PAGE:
Hillary Plays the Gender Card

By Wendy Kaminer

        Hillary Clinton has effectively focused on overcoming one of the primary obstacles to electing a female president: the association of women with pacifism, the belief that women are not tough enough to lead a nation in war.  Early on in her Senate term, she gained a seat on the Armed Services Committee, in an apparent quest for visibility and credibility on military issues.  As Clinton adviser, Ann Lewis said to me 15 years ago, a woman who wants to be president will have to convince voters of her ability to wage war:  “We would know we had the first woman candidate for president when we saw a female senator on a battleship, reviewing the troops," Lewis recalled saying to a group of women (long before most of us had heard of Hillary Clinton.)  "And someone said, ‘That’s terrible.  Do we have to repeat the military tradition?’  And I said,  'No, you don’t have to repeat it.  You can vote for Mother Theresa.' ” 

        So it’s not surprising that Clinton voted for the Iraq war and the recent Senate resolution condemning the Iranian Revolutionary Guard as a terrorist organization.  A female democrat with no record of military service seeking the presidency in a time of war would have to be a lot less cautious than Clinton to risk appearing weak on national security.
        But while Clinton assures voters that she’s tough enough to face down the demented tyrants in North Korea or Iran, she appeals to their sense of chivalry when criticized by her male opponents.  It is conventional political wisdom, and possibly true, that male candidates should take care not to be overly aggressive in criticizing female opponents.  (As a black male running against a white female, Barack Obama may feel compelled to be more careful than most.) In Clinton’s first successful Senate race she benefited from the sense that her Republican opponent, the hapless Rick Lazio, had approached her too aggressively on a debate stage.  She’s apparently hoping that the criticisms directed at her in Tuesday’s presidential debate will similarly backfire.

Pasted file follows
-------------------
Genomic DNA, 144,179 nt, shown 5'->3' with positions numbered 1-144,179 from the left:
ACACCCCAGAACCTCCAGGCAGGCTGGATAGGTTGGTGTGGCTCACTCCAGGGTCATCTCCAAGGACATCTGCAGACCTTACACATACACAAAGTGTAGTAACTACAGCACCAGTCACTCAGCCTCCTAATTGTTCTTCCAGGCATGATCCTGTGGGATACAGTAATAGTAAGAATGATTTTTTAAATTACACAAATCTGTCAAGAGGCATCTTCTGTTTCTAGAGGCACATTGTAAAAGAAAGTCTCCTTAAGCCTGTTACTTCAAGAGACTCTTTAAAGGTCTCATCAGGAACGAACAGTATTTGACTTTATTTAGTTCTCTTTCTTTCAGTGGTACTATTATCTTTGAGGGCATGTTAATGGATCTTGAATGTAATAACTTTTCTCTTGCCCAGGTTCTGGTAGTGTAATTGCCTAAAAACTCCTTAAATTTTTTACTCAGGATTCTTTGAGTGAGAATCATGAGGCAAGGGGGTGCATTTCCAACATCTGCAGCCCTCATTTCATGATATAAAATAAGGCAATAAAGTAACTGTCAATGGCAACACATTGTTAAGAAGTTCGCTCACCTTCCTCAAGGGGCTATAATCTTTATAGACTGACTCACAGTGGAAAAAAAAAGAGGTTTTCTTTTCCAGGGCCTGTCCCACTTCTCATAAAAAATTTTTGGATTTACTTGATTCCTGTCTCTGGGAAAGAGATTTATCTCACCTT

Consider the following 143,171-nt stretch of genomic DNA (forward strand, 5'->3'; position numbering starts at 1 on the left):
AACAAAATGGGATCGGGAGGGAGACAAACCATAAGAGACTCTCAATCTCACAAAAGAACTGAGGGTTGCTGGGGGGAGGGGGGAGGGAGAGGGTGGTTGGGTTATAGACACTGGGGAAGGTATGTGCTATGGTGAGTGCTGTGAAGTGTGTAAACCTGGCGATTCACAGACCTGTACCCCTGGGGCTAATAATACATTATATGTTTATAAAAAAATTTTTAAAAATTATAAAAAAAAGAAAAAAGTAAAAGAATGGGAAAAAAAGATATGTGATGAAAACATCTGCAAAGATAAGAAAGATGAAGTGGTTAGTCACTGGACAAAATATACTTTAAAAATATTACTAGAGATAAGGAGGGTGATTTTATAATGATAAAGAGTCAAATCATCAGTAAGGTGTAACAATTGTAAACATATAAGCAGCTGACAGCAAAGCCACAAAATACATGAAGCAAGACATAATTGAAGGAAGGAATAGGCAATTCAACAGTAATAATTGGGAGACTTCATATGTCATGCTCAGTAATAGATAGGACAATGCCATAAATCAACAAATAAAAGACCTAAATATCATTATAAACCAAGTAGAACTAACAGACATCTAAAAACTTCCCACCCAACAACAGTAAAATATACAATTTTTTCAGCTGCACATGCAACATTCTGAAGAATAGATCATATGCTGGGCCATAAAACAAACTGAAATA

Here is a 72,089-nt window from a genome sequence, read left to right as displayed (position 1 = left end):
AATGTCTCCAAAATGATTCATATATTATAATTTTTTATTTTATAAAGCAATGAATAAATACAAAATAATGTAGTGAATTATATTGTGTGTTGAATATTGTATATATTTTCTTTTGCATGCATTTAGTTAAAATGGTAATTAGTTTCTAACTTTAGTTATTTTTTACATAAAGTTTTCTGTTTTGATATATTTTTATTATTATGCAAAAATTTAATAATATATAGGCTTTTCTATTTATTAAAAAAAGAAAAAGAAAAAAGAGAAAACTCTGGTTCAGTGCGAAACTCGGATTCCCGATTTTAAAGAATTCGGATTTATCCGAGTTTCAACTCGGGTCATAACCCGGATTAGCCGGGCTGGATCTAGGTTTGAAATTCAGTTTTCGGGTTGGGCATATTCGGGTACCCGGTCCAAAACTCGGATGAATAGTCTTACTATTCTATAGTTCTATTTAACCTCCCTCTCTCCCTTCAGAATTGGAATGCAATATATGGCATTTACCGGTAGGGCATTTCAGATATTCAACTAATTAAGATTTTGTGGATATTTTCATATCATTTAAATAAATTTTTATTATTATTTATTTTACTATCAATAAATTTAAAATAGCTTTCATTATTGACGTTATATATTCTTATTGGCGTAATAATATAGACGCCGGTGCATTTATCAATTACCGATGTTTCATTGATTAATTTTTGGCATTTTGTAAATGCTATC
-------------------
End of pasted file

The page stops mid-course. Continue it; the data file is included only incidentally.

According to the Washington Post, Clinton’s advisers claim “that the ‘piling on’ engaged in by an all-male field of opponents will ultimately drive more female voters into her camp.”  To help make this dream come true, the Clinton camp posted a video on You Tube called the “Politics of Pile-On, comprising clips from Tuesday night’s debate.

        But it’s a little hard to blame Clinton for decrying female stereotypes one day and hiding behind them the next.  Election campaigns are not exercises in fair play, and besides, women seeking leadership positions or other traditionally male jobs must often contend with contradictory expectations.  If they appear too tough, angry, or assertive they’re punished for being insufficiently feminine (“bitchy” or “strident”;) if they’re soft-spoken and conciliatory, they’re considered not tough or commanding enough to lead.  As the New York Times reported today, commenting on a study by Catalyst, “women who act in ways that are consistent with gender stereotypes — defined as focusing ‘on work relationships’ and expressing ‘concern for other people’s perspectives’ — are considered less competent.  But if they act in ways that are seen as more ‘male’ — like ‘act assertively, focus on work task, display ambition’ — they are seen as ‘too tough’ and ‘unfeminine.’ ”

    Still, it would be interesting to see one of Clinton’s opponents challenge her exploitation of feminine stereotypes; girlishness does not become her.

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